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PEP-Web Tip of the Day

To start PEP-Easy without first opening your browser–just as you would start a mobile app, you can save a shortcut to your home screen.

First, in Chrome or Safari, depending on your platform, open PEP-Easy from pepeasy.pep-web.org. You want to be on the default start screen, so you have a clean workspace.

Then, depending on your mobile device…follow the instructions below:

On IOS:

  1. Tap on the share icon Action navigation bar and tab bar icon
  2. In the bottom list, tap on ‘Add to home screen’
  3. In the “Add to Home” confirmation “bubble”, tap “Add”

On Android:

  1. Tap on the Chrome menu (Vertical Ellipses)
  2. Select “Add to Home Screen” from the menu

 

For the complete list of tips, see PEP-Web Tips on the PEP-Web support page.

Fl├╝gel, J.C. (1929). Clothes Symbolism and Clothes Ambivalence. Int. J. Psycho-Anal., 10:205-217.

(1929). International Journal of Psycho-Analysis, 10:205-217

Clothes Symbolism and Clothes Ambivalence

J. C. Flügel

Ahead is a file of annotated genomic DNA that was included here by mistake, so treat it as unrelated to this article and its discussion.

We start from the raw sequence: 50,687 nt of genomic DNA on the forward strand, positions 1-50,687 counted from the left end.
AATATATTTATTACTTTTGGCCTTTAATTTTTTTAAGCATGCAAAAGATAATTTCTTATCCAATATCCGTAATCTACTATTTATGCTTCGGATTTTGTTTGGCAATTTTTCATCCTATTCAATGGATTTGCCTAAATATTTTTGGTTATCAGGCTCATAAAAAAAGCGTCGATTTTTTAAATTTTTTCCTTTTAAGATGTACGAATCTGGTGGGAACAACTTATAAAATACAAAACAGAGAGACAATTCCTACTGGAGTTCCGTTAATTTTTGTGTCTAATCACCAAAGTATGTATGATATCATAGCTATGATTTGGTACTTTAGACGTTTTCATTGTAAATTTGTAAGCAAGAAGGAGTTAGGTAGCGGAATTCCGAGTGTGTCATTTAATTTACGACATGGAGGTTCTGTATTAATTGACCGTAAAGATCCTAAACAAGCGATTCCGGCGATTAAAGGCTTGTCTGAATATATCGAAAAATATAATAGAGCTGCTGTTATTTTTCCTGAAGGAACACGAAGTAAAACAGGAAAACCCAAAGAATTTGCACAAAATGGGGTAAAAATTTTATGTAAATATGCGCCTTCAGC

It would seem only proper that some part of this special number of the JOURNAL should be devoted to symbolism; for Ernest Jones' own contributions to this subject display in a very typical manner the qualities of keen insight, deep erudition, minute study of detail and clarity of thought and exposition—precious qualities which, when present in a high degree, are all too rarely found together, but which are combined to a remarkable extent in the work of our friend and colleague whom we here desire to honour, and which indeed, through their combination, may be said to constitute the distinguishing characteristic of his scientific writings. It would, however, in any case be almost impossible to avoid touching upon the subject in some way or another, for, as Jones has himself said, symbolism in its widest sense 'comprises almost the whole development of civilization'. But it is not of symbolism in general that I here desire to speak; the masterly exposition of this subject which Jones himself gave to the world thirteen years ago still stands as the supreme accomplishment in this direction. I intend rather to confine myself to the symbolic aspect of one particular class of objects—the various articles of human clothing. A number of psycho-analysts, again including Jones himself, have already made valuable isolated contributions to our knowledge of the symbolic significance of particular garments; but the time has perhaps come when it is worth while to attempt a brief survey of what we know of the symbolism of clothing as a whole, especially as this symbolism would appear to be connected with certain interesting tendencies to conflict and ambivalence which have not yet found a fully adequate description in psycho-analytic literature.

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